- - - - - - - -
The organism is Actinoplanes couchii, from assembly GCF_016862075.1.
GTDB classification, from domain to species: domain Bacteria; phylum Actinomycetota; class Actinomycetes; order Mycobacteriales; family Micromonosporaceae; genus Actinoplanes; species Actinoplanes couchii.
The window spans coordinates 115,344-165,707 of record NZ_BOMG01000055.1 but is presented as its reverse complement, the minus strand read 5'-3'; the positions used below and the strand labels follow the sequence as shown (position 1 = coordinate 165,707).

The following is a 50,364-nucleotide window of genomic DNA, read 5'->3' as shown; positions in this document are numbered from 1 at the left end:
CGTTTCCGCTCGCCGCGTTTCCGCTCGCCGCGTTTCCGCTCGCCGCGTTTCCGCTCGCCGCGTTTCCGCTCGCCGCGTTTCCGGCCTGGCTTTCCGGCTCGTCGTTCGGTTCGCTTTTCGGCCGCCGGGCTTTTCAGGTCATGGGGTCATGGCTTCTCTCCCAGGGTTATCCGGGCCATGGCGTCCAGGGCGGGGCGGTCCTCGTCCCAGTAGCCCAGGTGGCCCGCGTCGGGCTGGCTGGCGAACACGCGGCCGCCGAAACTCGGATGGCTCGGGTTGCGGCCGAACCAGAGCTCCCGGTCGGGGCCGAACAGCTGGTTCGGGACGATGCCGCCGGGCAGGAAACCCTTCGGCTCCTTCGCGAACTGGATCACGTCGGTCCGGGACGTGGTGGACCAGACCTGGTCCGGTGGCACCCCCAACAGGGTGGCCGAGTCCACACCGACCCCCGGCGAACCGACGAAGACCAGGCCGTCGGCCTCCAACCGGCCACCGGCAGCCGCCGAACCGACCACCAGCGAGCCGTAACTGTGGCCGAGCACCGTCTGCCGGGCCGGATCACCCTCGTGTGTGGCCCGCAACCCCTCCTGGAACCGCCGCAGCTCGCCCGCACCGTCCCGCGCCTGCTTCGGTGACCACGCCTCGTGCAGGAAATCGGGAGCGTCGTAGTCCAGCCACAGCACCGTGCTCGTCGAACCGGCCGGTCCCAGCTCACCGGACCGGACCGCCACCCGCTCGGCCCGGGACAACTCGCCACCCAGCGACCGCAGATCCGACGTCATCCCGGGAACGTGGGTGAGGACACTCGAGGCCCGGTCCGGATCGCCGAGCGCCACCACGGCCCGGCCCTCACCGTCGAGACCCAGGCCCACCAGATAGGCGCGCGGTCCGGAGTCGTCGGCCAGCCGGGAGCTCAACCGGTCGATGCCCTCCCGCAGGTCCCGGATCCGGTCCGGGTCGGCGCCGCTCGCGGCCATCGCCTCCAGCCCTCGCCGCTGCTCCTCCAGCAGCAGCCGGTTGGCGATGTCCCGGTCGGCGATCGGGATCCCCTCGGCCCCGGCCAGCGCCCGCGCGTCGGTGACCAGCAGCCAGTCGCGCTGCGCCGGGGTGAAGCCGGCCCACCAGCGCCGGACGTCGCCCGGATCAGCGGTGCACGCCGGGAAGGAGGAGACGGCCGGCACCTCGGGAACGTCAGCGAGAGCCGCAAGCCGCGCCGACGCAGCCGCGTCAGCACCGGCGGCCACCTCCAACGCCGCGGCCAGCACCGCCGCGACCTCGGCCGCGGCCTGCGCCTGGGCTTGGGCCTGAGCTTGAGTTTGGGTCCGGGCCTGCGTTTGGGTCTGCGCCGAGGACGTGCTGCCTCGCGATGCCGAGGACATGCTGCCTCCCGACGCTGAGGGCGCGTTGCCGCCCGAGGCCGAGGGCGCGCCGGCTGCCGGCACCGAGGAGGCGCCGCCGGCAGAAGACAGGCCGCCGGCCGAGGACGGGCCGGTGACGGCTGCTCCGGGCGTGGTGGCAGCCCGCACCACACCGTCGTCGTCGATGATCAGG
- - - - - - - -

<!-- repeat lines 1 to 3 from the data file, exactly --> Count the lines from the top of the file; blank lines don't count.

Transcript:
The organism is Actinoplanes couchii, from assembly GCF_016862075.1.
GTDB classification, from domain to species: domain Bacteria; phylum Actinomycetota; class Actinomycetes; order Mycobacteriales; family Micromonosporaceae; genus Actinoplanes; species Actinoplanes couchii.
The window spans coordinates 115,344-165,707 of record NZ_BOMG01000055.1 but is presented as its reverse complement, the minus strand read 5'-3'; the positions used below and the strand labels follow the sequence as shown (position 1 = coordinate 165,707).